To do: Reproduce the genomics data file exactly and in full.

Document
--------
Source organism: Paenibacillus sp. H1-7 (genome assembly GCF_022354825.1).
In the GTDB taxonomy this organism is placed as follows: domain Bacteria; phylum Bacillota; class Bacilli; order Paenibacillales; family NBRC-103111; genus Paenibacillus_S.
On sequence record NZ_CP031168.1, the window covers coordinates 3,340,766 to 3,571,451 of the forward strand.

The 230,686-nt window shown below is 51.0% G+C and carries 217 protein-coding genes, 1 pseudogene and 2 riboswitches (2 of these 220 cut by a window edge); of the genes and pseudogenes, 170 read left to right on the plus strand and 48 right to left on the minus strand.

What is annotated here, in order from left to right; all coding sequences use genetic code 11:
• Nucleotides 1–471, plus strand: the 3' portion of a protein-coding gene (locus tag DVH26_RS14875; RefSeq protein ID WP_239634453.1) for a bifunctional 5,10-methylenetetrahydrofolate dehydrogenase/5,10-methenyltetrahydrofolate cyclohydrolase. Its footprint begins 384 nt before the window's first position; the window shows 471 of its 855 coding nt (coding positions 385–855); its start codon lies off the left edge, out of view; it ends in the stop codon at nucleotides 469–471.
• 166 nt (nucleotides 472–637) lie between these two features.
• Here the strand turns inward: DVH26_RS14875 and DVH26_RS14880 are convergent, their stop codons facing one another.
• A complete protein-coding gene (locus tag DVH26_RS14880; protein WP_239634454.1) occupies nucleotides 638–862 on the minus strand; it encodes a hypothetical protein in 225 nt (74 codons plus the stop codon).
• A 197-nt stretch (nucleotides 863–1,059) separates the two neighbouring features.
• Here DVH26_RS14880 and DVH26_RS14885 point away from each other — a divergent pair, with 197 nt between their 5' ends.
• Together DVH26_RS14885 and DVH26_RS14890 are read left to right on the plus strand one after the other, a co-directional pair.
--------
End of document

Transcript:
Source organism: Paenibacillus sp. H1-7 (genome assembly GCF_022354825.1).
In the GTDB taxonomy this organism is placed as follows: domain Bacteria; phylum Bacillota; class Bacilli; order Paenibacillales; family NBRC-103111; genus Paenibacillus_S.
On sequence record NZ_CP031168.1, the window covers coordinates 3,340,766 to 3,571,451 of the forward strand.

The 230,686-nt window shown below is 51.0% G+C and carries 217 protein-coding genes, 1 pseudogene and 2 riboswitches (2 of these 220 cut by a window edge); of the genes and pseudogenes, 170 read left to right on the plus strand and 48 right to left on the minus strand.

What is annotated here, in order from left to right; all coding sequences use genetic code 11:
• Nucleotides 1–471, plus strand: the 3' portion of a protein-coding gene (locus tag DVH26_RS14875; RefSeq protein ID WP_239634453.1) for a bifunctional 5,10-methylenetetrahydrofolate dehydrogenase/5,10-methenyltetrahydrofolate cyclohydrolase. Its footprint begins 384 nt before the window's first position; the window shows 471 of its 855 coding nt (coding positions 385–855); its start codon lies off the left edge, out of view; it ends in the stop codon at nucleotides 469–471.
• 166 nt (nucleotides 472–637) lie between these two features.
• Here the strand turns inward: DVH26_RS14875 and DVH26_RS14880 are convergent, their stop codons facing one another.
• A complete protein-coding gene (locus tag DVH26_RS14880; protein WP_239634454.1) occupies nucleotides 638–862 on the minus strand; it encodes a hypothetical protein in 225 nt (74 codons plus the stop codon).
• A 197-nt stretch (nucleotides 863–1,059) separates the two neighbouring features.
• Here DVH26_RS14880 and DVH26_RS14885 point away from each other — a divergent pair, with 197 nt between their 5' ends.
• Together DVH26_RS14885 and DVH26_RS14890 are read left to right on the plus strand one after the other, a co-directional pair.